Seminar on Structure

On Saturday, Kate and I attended a seminar on structure with Pat Hastings, sponsored by the Kennebec Valley Shetland Sheepdog Club.  It was a highly informative day.

Pat prefaced the day by saying that she has had no formal training in veterinary medicine or orthopedics — what she was sharing was the product of her own experience working as a handler, breeder and AKC judge, from evaluating many litters of puppies, and from working with veterinary orthopedists and, yes, structural engineers.  She also admitted that she doesn’t fully understand everything going on in dwarf breeds, so nothing was presented with a gods-gift-to-knowledge sort of attitude.

There was a LOT of information, and I’m not sure I’ve completely processed all of it yet, but one thing I got out of it was that, individual breeds and breed standards aside, there are basic laws of physics, and structure interacts with those laws of physics the same way, whether applied to a Corgi, a Collie, or a Doberman.  A straight shoulder is going to impose the same limitations, regardless of breed.  The same with a straight rear, a slipped hock, or whatnot.  Much of what was covered were things that I was unaware of, so I’m happy to have some more tools in my tool belt when it comes to evaluating puppies and adult dogs.

We ran a little overtime, so the section on nutrition was perhaps more truncated than it might have been otherwise, but it was very interesting.  One thing Pat mentioned from her years of doing litter evaluations was that with respect to nutrition and how it affects development in puppies, the only food she had seen that was 100% successful in the litter that had been reared on it was Purina Pro Plan ADULT formula.  The only food that was 100% UNsuccessful was Purina Pro Plan PUPPY formula.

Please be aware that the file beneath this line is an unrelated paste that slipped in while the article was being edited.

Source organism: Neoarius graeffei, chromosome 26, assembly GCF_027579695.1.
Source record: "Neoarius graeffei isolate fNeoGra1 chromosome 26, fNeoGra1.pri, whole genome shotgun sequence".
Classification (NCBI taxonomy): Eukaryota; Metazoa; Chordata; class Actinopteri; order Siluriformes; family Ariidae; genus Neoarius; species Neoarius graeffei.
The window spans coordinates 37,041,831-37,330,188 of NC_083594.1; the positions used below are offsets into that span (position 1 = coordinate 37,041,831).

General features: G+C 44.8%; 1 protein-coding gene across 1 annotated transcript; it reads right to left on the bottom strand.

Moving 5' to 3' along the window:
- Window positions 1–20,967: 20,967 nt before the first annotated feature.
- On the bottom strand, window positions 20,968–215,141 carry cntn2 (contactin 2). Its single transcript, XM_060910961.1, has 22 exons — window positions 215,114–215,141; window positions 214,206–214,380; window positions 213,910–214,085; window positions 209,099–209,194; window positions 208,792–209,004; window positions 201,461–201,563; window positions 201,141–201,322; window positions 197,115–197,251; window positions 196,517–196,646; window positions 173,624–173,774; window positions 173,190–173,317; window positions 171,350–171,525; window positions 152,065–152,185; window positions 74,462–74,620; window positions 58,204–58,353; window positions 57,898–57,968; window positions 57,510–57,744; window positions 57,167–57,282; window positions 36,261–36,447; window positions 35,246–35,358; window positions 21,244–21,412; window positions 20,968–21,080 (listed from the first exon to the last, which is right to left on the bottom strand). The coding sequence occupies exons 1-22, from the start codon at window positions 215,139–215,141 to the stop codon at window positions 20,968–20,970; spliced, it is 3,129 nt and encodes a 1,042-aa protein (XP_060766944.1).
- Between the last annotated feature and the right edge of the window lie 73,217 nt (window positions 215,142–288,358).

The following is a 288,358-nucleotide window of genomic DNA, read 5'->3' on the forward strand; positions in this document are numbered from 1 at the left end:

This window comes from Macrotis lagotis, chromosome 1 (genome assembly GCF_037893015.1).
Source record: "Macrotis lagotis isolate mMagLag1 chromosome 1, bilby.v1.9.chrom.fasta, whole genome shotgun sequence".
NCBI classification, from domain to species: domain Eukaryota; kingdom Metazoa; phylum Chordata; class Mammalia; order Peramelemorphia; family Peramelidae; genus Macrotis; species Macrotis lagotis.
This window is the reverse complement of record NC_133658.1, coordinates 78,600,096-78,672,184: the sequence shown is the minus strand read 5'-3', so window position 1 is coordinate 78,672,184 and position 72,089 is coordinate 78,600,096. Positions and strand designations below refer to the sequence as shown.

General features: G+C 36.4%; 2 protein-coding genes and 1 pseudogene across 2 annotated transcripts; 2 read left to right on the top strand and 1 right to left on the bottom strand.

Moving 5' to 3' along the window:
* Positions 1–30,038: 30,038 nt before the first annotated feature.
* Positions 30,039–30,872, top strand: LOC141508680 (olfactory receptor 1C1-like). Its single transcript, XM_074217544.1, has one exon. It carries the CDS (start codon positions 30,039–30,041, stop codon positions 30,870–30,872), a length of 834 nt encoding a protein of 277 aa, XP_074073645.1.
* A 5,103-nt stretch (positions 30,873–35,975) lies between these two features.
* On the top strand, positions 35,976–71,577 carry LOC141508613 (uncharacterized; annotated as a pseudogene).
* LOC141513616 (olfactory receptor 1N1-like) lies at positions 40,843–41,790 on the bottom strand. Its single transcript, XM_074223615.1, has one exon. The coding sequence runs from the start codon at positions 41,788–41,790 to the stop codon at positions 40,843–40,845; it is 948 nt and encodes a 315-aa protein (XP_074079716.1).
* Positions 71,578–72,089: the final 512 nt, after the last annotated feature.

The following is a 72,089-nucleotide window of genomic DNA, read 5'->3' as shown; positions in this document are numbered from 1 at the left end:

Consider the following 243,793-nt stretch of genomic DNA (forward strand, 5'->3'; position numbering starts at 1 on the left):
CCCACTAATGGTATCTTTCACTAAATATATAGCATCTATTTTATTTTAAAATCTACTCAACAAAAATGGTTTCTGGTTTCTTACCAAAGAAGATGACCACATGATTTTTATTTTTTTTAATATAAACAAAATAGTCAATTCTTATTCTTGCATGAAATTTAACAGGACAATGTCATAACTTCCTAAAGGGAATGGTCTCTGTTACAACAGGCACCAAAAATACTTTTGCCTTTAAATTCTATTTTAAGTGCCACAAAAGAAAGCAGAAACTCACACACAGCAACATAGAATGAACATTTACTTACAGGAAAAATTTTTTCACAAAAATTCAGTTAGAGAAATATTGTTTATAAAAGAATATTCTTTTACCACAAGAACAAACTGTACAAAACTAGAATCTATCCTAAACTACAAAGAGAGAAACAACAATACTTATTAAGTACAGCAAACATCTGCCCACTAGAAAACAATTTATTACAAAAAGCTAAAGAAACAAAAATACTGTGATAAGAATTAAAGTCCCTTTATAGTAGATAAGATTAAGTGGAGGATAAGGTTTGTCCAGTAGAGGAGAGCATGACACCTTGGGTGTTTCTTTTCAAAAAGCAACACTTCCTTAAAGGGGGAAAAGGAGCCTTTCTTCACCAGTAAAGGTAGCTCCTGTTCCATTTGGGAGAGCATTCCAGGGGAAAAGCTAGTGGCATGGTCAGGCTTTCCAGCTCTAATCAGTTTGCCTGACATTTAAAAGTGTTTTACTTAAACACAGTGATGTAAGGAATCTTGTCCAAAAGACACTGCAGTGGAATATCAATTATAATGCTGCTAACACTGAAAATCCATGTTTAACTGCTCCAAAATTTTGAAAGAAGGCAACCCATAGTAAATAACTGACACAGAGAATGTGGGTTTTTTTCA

Warnings about not using puppy food are not exactly new, but trust me:  the photos of nutritionally malformed puppies that accompanied this talk were extremely convincing, not to mention upsetting.  I don’t know how it goes that far without someone saying, “OMG, what the heck is the matter?!” and doing something about it.  What was astonishing were the changes that switching the diet made in as little as one week.  Pat emphasized that there was no such thing as ONE correct food; the correct food is whatever works, be it a brand of kibble, a prepared raw diet, a homemade raw diet, or what-have-you.

I’ve heard warnings to take the information that Pat presents with a grain of salt.  Honestly, that’s kind of a no-brainer.  I mean, we have critical reasoning skills for a reason — I don’t take ANYTHING at face value, especially not when it comes to dogs.  But I firmly believe that there is no such thing as too much knowledge; it’s up to each of us to sort through the information presented to us with a critical eye, and weigh it against our own experience.

I came away from the seminar with lots to think about — but I’m pretty sure I’ve learned some useful things.  And now I have even more things to look for in my own dogs.  I haven’t put them each up on the stacking box to drawn mental lines through them yet, but I did test everyone for slipped hocks and ewe-necks as soon as I came through the door.

After all, the more you know, the more paranoid you can be about your own dogs and breeding program.


Posted on March 26, 2012, in Uncategorized. Bookmark the permalink. 2 Comments.